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Article: Thumbnails as online product displays: How consumers process them

TitleThumbnails as online product displays: How consumers process them
Authors
Issue Date2007
Citation
Journal of Interactive Marketing, 2007, v. 21 n. 1, p. 36-59 How to Cite?
AbstractThumbnails are typically miniature product images displayed on one page of a Web site and hyperlinked to other pages in the site. As a type of online product display, thumbnails are used to attract Web surfers to enter the internal environment (i.e., internal pages) of a virtual store. Thumbnails are often organized in rectangular arrays; when consumers view such an array, the rectangular configuration is likely to activate an eye-movement (scanning) routine in the consumers' memory that causes them to scan the array in a manner similar to their reading of text. The presence of the routine and its influence on consumers' scanning of thumbnails are supported by the results of an eye-tracking experiment reported in this article. The experiment shows that consumers process information in the middle and left regions of a thumbnail array to a greater extent than they do in the right regions, and that they can find a particular product more quickly if it is placed in the middle and left regions. As expected, the results are consistent with the dominant reading direction of the participants in the experiment. In demonstrating differing levels of processing for items located across an array, the findings have significant marketing implications. © 2007 Wiley Periodicals, Inc. and Direct Marketing Educational Foundation, Inc.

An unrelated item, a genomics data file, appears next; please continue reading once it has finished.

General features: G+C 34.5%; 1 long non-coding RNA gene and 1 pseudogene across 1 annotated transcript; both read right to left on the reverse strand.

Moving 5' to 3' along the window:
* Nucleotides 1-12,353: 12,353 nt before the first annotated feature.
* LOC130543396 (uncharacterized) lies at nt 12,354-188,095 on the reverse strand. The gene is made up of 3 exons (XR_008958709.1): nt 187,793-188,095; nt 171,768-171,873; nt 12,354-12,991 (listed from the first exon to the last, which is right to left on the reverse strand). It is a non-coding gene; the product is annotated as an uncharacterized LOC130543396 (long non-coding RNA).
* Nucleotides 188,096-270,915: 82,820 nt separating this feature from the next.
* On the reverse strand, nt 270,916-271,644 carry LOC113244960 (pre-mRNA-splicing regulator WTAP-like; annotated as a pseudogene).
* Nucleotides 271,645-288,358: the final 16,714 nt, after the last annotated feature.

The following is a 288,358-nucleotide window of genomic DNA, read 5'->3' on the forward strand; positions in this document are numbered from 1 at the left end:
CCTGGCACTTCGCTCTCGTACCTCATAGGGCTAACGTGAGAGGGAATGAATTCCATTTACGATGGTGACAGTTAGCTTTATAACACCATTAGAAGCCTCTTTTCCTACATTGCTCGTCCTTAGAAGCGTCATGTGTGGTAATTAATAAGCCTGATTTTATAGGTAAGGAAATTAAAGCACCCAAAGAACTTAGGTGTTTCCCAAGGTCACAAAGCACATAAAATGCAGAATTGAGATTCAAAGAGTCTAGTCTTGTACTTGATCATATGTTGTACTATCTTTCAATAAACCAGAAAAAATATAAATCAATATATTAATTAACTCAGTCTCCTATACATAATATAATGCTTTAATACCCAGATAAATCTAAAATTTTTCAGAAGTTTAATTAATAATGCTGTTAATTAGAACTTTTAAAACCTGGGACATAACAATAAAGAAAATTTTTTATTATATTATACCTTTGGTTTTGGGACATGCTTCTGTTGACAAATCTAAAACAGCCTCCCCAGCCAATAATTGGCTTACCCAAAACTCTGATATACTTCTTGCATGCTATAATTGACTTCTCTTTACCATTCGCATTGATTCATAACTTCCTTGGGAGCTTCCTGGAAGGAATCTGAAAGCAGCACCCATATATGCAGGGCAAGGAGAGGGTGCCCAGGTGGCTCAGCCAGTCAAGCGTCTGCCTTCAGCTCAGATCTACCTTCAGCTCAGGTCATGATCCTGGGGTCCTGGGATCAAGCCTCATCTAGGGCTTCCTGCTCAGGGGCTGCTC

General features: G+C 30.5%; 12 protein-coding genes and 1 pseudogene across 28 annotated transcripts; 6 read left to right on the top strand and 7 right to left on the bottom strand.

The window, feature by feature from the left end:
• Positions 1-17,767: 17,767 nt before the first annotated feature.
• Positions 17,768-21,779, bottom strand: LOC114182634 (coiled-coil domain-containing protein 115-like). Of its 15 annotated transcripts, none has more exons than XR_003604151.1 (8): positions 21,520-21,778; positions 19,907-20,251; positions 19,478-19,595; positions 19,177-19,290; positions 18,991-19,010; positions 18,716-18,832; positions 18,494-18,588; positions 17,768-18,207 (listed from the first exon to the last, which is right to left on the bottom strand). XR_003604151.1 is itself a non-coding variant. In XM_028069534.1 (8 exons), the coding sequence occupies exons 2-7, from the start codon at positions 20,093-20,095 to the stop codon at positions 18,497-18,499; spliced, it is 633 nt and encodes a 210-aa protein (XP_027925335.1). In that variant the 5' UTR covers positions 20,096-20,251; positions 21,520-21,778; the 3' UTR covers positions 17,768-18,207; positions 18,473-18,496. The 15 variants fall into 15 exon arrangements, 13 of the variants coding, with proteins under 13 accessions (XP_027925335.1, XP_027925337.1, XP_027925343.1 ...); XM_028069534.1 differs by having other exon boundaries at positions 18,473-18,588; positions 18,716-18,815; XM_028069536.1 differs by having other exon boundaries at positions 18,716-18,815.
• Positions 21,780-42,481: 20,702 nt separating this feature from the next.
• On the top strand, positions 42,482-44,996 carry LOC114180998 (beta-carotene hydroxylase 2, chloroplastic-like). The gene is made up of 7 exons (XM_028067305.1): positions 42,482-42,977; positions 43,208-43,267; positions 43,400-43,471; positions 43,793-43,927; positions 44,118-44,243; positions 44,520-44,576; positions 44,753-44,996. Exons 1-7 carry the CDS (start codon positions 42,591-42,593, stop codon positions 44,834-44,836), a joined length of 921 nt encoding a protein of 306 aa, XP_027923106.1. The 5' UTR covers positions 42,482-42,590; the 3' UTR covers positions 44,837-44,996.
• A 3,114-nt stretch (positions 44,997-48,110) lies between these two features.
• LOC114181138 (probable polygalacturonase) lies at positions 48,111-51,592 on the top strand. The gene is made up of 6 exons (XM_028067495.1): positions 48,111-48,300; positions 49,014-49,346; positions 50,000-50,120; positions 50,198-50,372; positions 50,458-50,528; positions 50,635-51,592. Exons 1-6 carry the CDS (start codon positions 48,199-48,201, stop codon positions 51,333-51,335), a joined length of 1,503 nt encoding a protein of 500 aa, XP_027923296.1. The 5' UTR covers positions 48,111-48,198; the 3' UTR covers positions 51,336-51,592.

Persistent Identifierhttp://hdl.handle.net/10722/194180
ISSN
2015 Impact Factor: 3.256
2015 SCImago Journal Rankings: 3.077

 

DC FieldValueLanguage
dc.contributor.authorShun, YL-
dc.contributor.authorChau, AW-L-
dc.contributor.authorTsunhin, JW-
dc.date.accessioned2014-01-30T03:32:16Z-
dc.date.available2014-01-30T03:32:16Z-
dc.date.issued2007-
dc.identifier.citationJournal of Interactive Marketing, 2007, v. 21 n. 1, p. 36-59-
dc.identifier.issn1094-9968-
dc.identifier.urihttp://hdl.handle.net/10722/194180-
dc.description.abstractThumbnails are typically miniature product images displayed on one page of a Web site and hyperlinked to other pages in the site. As a type of online product display, thumbnails are used to attract Web surfers to enter the internal environment (i.e., internal pages) of a virtual store. Thumbnails are often organized in rectangular arrays; when consumers view such an array, the rectangular configuration is likely to activate an eye-movement (scanning) routine in the consumers' memory that causes them to scan the array in a manner similar to their reading of text. The presence of the routine and its influence on consumers' scanning of thumbnails are supported by the results of an eye-tracking experiment reported in this article. The experiment shows that consumers process information in the middle and left regions of a thumbnail array to a greater extent than they do in the right regions, and that they can find a particular product more quickly if it is placed in the middle and left regions. As expected, the results are consistent with the dominant reading direction of the participants in the experiment. In demonstrating differing levels of processing for items located across an array, the findings have significant marketing implications. © 2007 Wiley Periodicals, Inc. and Direct Marketing Educational Foundation, Inc.-
dc.languageeng-
dc.relation.ispartofJournal of Interactive Marketing-
dc.titleThumbnails as online product displays: How consumers process them-
dc.typeArticle-
dc.description.naturelink_to_subscribed_fulltext-
dc.identifier.doi10.1002/dir.20073-
dc.identifier.scopuseid_2-s2.0-33847021568-
dc.identifier.volume21-
dc.identifier.issue1-
dc.identifier.spage36-
dc.identifier.epage59-

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